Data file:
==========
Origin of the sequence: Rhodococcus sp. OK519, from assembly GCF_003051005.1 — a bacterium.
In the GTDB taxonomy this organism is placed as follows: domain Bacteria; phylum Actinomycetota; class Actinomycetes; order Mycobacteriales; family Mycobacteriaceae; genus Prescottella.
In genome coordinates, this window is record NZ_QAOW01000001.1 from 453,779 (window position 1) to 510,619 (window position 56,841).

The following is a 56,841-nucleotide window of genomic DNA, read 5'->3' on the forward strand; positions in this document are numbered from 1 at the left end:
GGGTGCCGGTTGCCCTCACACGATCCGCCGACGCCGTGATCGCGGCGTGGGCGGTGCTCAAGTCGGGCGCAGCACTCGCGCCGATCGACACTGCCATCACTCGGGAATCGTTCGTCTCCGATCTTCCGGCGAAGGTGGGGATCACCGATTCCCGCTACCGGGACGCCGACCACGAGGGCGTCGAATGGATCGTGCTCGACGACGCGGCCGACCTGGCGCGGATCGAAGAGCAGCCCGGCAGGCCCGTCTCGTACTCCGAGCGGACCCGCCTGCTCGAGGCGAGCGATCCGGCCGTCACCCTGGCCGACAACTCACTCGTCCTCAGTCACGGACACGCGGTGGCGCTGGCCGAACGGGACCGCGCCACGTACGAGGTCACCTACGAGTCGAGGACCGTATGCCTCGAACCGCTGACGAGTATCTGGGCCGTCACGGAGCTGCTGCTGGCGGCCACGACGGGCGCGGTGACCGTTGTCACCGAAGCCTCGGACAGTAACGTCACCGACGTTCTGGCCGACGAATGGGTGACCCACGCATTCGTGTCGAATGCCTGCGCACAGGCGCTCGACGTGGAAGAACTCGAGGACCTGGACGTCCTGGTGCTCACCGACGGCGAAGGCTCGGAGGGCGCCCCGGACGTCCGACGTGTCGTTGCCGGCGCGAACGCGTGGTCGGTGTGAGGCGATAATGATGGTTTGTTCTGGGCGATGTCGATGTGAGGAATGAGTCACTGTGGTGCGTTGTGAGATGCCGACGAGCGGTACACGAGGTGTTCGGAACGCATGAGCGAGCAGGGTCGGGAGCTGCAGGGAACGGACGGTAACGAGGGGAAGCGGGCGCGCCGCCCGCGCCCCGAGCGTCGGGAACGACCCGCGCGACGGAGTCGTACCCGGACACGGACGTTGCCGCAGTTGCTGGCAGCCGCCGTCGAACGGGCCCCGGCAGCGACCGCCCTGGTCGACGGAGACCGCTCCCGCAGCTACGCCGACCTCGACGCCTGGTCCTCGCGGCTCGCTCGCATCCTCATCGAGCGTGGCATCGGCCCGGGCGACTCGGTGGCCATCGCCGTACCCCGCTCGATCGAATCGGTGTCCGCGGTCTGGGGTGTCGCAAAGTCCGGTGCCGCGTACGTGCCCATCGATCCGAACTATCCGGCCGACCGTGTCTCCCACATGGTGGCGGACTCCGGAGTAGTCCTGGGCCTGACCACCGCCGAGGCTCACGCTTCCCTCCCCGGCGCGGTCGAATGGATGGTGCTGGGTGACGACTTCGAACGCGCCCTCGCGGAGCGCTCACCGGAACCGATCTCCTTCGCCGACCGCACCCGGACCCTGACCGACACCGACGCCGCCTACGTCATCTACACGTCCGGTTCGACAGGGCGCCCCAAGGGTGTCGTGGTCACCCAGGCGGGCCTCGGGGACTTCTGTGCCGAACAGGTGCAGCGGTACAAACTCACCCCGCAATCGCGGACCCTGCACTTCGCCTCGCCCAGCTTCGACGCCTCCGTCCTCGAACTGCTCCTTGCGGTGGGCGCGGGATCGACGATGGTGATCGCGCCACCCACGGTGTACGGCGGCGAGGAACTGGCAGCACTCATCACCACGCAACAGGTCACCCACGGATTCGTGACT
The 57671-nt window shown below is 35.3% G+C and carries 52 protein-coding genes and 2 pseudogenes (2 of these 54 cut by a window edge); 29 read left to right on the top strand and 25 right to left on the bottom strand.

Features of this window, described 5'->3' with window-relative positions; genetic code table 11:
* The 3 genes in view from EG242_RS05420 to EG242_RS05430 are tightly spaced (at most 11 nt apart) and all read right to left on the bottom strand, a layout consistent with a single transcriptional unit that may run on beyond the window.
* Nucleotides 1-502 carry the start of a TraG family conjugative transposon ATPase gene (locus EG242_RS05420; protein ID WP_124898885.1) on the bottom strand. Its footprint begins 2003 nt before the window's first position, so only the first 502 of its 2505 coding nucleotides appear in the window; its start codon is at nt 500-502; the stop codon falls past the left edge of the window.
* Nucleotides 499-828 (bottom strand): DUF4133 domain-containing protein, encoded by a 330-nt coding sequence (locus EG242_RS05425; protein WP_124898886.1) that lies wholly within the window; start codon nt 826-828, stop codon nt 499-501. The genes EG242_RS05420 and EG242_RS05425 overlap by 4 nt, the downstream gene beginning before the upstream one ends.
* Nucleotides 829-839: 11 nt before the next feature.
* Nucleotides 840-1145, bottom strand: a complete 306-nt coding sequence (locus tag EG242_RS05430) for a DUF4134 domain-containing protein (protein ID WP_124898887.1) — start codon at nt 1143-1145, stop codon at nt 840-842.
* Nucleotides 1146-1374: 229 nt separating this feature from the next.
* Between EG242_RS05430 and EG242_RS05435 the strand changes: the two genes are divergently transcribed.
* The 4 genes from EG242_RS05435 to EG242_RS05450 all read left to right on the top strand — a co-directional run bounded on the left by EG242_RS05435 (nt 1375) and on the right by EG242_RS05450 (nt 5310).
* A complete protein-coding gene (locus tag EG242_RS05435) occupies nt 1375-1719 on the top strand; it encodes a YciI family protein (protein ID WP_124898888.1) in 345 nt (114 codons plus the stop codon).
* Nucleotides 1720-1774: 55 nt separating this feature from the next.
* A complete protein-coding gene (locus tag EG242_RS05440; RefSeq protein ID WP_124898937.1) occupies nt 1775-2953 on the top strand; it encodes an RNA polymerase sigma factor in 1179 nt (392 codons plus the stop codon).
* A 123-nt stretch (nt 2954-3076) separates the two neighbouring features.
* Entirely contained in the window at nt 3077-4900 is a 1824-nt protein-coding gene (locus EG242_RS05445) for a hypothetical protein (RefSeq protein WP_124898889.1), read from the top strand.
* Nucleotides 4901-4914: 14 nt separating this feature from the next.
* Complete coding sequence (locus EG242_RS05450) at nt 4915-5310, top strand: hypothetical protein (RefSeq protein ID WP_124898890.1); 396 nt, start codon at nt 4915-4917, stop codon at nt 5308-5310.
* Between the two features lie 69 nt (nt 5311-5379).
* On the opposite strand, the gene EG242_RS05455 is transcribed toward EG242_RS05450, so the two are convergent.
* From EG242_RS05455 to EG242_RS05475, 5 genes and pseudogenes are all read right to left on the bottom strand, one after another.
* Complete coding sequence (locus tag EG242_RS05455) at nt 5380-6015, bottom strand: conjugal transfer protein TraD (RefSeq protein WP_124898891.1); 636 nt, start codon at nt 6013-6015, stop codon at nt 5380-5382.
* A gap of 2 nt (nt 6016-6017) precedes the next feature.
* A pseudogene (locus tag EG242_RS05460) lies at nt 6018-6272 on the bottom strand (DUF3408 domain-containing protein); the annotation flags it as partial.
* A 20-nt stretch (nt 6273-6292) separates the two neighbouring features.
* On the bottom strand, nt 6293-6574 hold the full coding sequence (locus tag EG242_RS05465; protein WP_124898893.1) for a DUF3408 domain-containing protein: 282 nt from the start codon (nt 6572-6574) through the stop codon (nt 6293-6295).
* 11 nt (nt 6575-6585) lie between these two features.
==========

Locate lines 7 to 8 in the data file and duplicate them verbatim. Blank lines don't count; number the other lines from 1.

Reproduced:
Features of this window, described 5'->3' with window-relative positions; genetic code table 11:
* The 3 genes in view from EG242_RS05420 to EG242_RS05430 are tightly spaced (at most 11 nt apart) and all read right to left on the bottom strand, a layout consistent with a single transcriptional unit that may run on beyond the window.